the spring of 1941, DeFord was about to begin his sixteenth season
with the Grand Ole Opry. The NBC network had been broadcasting the
show for about a year and a half, and the Opry was changing, becoming
more slick and professional. DeFord appeared only on a handful of
the network broadcasts. The slick new "uptown" acts that
had arrived in the mid-1930's appeared on that portion of the show,
while the old-timers played on the non-network portion.
affecting DeFord's appearances on the show was a licensing issue
with ASCAP (the American Society of Composers, Authors, and Publishers),
which required venues to pay fees for the use of copyrighted music.
ASCAP's contract with radio was coming up for renewal in 1940, and
in the process ASCAP was attempting to double its usage fees. Radio
networks were furious and were trying to boycott all songs copyrighted
by ASCAP. DeFord was hit hard by the ban because most of his repertoire
was copyrighted by ASCAP.
counter the loss of ASCAP material, radio broadcasters, including
those responsible for the Opry, created a new organization called
BMI (Broadcast Music Incorporated) and began creating a catalog
of music designed primarily for radio. Besides countering ASCAP,
another reason the Opry may have been insistent on creating and
licensing new songs to BMI was because one of the original six hundred
stockholders in BMI was WSM's Edwin Craig. He made it clear that
performers on his station were expected to do their part by creating
new songs that could be copyrighted and licensed through BMI.
puzzled, and offended by the Opry's insistence that he now create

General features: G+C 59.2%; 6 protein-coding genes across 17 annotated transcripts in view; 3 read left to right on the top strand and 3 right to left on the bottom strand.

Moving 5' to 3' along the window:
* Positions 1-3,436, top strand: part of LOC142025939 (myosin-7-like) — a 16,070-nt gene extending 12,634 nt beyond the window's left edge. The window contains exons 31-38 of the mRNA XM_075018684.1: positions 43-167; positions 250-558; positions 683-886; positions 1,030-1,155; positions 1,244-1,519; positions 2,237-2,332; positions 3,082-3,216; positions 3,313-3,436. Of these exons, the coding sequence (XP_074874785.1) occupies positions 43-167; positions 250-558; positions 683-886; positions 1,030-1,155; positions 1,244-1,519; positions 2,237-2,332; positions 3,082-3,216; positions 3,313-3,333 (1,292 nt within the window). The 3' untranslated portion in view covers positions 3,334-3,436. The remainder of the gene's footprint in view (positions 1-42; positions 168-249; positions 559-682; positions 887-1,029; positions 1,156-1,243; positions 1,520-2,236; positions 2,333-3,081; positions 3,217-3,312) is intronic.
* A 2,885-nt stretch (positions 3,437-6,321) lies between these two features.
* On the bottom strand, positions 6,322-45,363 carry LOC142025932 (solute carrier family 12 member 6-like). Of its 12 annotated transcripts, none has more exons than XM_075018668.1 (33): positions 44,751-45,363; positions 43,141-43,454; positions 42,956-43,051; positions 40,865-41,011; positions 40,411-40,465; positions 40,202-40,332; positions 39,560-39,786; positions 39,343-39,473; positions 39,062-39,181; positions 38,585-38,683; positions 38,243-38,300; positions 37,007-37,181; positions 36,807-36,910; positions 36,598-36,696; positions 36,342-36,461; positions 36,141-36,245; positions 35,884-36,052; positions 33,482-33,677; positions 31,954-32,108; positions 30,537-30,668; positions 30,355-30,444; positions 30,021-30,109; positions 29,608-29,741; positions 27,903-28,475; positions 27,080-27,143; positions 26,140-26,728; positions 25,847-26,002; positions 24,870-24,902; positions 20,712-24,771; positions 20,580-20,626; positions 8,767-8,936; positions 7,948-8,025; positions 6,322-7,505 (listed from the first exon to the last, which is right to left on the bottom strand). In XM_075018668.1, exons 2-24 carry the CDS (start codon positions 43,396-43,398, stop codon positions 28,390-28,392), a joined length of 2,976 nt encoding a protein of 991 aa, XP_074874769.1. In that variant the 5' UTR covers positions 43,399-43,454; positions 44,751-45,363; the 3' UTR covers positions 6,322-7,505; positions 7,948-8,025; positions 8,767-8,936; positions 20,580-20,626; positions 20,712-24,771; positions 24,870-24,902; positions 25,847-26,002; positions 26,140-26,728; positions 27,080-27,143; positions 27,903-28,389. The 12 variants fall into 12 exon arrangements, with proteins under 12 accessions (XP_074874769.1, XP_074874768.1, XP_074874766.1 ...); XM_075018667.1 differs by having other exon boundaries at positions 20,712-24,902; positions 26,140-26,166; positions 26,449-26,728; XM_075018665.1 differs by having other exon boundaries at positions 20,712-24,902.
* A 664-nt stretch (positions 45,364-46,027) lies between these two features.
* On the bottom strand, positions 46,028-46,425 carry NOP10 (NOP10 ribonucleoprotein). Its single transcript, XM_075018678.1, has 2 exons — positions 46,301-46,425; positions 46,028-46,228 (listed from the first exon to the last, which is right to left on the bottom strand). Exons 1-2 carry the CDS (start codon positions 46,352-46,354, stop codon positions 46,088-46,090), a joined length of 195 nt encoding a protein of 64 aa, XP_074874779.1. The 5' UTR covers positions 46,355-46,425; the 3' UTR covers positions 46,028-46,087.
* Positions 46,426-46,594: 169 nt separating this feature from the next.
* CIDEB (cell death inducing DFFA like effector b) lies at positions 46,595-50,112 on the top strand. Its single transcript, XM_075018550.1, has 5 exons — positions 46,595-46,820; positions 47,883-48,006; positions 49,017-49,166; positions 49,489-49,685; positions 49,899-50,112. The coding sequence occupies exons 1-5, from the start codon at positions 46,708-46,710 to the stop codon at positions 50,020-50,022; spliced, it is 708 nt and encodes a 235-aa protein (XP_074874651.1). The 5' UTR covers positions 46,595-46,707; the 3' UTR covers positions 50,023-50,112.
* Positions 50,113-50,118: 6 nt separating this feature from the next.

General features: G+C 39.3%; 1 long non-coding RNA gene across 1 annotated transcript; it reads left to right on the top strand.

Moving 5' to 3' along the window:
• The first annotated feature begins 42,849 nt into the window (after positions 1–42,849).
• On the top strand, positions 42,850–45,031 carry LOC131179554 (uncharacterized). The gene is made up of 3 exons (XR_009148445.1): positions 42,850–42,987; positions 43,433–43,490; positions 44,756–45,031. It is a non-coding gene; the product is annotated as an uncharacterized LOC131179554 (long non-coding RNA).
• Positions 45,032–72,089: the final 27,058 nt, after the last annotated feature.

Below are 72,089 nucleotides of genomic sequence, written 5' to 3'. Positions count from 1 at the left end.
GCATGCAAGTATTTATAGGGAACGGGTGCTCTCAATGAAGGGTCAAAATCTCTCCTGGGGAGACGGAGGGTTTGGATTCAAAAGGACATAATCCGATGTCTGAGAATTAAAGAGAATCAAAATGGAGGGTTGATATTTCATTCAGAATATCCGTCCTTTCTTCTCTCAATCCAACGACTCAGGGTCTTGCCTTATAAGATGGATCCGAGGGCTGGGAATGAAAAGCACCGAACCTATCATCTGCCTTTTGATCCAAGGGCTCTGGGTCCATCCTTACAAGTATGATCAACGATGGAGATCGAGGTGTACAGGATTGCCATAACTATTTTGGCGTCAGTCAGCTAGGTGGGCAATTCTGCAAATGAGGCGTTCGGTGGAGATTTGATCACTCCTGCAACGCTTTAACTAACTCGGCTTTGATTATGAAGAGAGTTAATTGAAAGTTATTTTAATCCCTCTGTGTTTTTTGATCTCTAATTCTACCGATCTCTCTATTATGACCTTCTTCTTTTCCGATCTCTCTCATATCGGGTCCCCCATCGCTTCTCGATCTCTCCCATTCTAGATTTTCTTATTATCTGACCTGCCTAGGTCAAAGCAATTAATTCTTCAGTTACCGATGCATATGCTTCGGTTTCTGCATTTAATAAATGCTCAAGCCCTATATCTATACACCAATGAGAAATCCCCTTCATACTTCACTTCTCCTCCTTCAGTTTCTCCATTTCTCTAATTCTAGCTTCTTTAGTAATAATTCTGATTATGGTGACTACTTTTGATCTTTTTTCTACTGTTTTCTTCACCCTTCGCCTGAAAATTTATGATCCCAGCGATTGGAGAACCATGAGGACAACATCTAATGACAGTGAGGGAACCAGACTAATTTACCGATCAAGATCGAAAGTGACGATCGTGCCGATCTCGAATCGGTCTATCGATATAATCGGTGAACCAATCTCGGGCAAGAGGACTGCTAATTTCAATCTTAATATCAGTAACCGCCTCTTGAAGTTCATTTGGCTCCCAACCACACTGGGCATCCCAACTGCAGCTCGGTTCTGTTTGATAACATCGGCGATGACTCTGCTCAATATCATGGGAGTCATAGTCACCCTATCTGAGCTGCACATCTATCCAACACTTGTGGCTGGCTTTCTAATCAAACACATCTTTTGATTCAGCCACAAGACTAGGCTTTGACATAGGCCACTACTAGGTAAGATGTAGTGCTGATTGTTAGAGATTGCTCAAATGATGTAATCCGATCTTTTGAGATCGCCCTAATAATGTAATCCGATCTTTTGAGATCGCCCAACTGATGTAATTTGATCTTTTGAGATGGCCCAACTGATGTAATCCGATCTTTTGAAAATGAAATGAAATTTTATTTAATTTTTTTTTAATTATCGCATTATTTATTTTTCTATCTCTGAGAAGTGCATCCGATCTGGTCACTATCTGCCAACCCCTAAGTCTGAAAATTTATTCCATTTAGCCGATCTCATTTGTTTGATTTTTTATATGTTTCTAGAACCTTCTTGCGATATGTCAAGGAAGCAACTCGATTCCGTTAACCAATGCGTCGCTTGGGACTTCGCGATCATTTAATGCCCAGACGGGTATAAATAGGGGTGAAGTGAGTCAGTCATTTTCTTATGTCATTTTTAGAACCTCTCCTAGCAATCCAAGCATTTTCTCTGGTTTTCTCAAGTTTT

new material, DeFord continued to perform his old tunes. By the
end of July, the boycott was over and NBC signed an agreement with
ASCAP. Things returned to the way they were, with one exception.
After May 24, 1941, DeFord's name no longer appeared on the show's
line-up. He had been let go.
The firing of DeFord Bailey is one of the most controversial aspects
of Opry history. Judge Hay offered his own explanation in his book
A Story of the Grand Ole Opry: (1946)
"That brings us to DeFord Bailey, a little crippled
colored boy who was a bright feature of our show for about
fifteen years. Like some members of his race and other races,
DeFord was lazy. He knew about a dozen numbers, which he put
on the air and recorded for a major company, but he refused
to learn any more, even though his reward was great. He was
our mascot and is still loved by the entire company. We gave
him a whole year's notice to learn some more tunes, but he
would not. When we were forced to give him his final notice,
DeFord said, without malice, I knowed it waz comin',
Judge, I knowed it waz comin'."
- Judge Hay
remembrance of the events was very different. While he strongly
disagreed with Hay's explanation, he didn't blame Hay for being
|"He had a boss too. It was the company. It's
terrible for a company to say things like that about me. That
know no songs. I read between the lines. They seen the day
was coming when they'd have to pay me right
used the excuse about me playing the same old tunes."
charge was unfounded and it didn't seem to apply to other Opry members.
DeFord played a certain body of work mainly because, for years,
the Opry management insisted that he play those tunes. DeFord remembered:
|"I told them I got tired of blowing that
same thing, but I had to go along with 'em you know. Gene Austin
on Saturday night when I was there. Played 'Blue Heaven' on
his guitar. Well, I come back next week and had that down on
my harp. They said, "No. Naw, don't play that. That's
their song. You play blues like you've been playing."
Bate Beasley, the daughter of DeFord's first mentor, Dr. Humphrey
Bate, once said,
|"On today's Opry, and on the Opry
for generations, most performers do exactly what DeFord was
let go for. They
play the tunes they are best known for. Who can imagine Roy
Acuff on the Opry not playing either 'Wabash Cannonball' or
'Great Speckled Bird.'"
departure from the Opry has never made sense to anyone familiar
with the Opry history. Musicologist and foremost Opry historian
Charles Wolfe said,
" It is essentially a mystery
one of the great tragedies in American music."
- Charles Wolfe
Source for the material
in this section, including excerpts:
David C. Morton with Charles K. Wolfe, DeFord Bailey: A Black Star
in Early Country Music (Knoxville: The University of Tennessee Press, 1991)
YEARS | OPRY YEARS | POST-OPRY
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